Now, I’ve been around libertarian circles long enough to know that these critiques, of the arts and humanities, put forth by libertarian academics are more about debunking Leftist narratives (“you can, and should, do what you want because you, simply by being alive, have a right to whatever you want, including access to the arts and humanities”) than they are about trashing the arts and humanities, but I am a bit worried that the newest readers to old libertarian arguments are not as familiar with the subcontext of Caplan’s and Brennan’s arguments. These newer readers might not be as familiar with the old Leftist arguments about the arts and humanities being something that everybody should have access to, and as a result these newer libertarians might become anti-education, or worse: anti-democratic, though not anti-democratic as in being critical of the democratic process as it stands today, but anti-democratic as in becoming intolerant to views that are shown to be less superior in some way to our own.

I wish the more prominent libertarians among us would remember to include reminders that the ultimate target of their attacks are Leftist narratives that ignore reality, and not education.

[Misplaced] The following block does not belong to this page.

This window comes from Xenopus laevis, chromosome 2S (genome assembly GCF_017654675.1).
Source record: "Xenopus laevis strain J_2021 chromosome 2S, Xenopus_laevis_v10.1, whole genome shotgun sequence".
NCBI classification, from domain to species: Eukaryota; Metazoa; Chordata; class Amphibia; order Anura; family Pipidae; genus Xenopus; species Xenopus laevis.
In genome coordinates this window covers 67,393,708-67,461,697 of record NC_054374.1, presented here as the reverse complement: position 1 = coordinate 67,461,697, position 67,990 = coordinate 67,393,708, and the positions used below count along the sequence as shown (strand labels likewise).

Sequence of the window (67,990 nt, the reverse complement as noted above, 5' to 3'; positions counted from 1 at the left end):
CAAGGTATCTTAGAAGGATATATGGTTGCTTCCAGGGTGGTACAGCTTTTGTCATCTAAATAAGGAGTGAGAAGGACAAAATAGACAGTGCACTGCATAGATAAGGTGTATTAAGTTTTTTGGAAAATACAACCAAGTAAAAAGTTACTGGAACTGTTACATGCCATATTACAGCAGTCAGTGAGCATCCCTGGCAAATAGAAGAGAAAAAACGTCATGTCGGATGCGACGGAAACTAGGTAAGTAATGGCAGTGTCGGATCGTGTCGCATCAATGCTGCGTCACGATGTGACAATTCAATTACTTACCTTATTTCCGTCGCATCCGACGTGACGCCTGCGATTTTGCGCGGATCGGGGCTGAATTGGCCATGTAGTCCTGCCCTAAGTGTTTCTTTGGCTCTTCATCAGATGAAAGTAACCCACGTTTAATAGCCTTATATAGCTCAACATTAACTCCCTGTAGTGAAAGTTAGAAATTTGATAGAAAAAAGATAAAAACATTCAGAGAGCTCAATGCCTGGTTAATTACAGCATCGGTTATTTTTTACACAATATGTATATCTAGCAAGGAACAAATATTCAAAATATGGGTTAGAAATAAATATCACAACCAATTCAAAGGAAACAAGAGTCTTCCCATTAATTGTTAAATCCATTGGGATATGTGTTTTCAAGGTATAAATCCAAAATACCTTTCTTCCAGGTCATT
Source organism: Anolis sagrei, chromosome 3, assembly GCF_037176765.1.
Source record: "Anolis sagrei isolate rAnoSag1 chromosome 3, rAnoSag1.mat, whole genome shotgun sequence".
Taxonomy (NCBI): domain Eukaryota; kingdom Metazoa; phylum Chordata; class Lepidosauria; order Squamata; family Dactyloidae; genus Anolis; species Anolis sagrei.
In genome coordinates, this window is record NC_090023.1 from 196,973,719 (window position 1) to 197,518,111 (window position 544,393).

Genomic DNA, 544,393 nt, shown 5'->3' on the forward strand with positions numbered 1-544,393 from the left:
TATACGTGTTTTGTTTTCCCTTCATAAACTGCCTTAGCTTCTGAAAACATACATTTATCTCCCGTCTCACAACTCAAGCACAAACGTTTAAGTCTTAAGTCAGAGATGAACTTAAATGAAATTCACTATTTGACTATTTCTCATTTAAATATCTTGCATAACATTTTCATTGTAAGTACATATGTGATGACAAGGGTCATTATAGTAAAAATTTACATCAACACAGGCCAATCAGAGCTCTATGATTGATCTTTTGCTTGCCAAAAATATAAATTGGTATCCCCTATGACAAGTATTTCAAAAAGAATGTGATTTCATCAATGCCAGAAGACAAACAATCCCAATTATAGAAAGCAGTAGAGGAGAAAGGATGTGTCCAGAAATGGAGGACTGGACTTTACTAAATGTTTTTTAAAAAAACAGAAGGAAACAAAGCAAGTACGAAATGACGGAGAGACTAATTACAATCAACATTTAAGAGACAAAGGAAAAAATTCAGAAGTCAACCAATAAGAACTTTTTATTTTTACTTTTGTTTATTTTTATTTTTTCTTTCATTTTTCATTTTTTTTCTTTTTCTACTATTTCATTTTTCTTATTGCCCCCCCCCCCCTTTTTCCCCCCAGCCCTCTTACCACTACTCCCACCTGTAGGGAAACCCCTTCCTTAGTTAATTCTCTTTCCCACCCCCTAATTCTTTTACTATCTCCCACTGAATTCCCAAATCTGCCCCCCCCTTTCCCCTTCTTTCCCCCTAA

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4 thoughts on “The Importance of Literature

  1. I think you’re being much, much too kind to Caplan. The connection between the Morson essay and the Caplan post is actually pretty clear: Caplan is explicitly defending the sort of philistinism that Morson is worried about. I know that Caplan comes out and insists that he’s not a philistine. But he’s actually the walking paradigm of one.

    “The fact that most of the books failed to minimally pique even my interest reflects poorly on them.” Uh, not really. Maybe he should walk over to the psychology section and read up on “projection” and “attribution error.” It doesn’t even occur to him to ask whether his reaction is just an idiosyncratic response to this particular library.

    “Could the problem be my lack of expertise?” Gee, there’s a toughie. I looked up the Fenwick collection. Here’s one item at random from their electronic databases: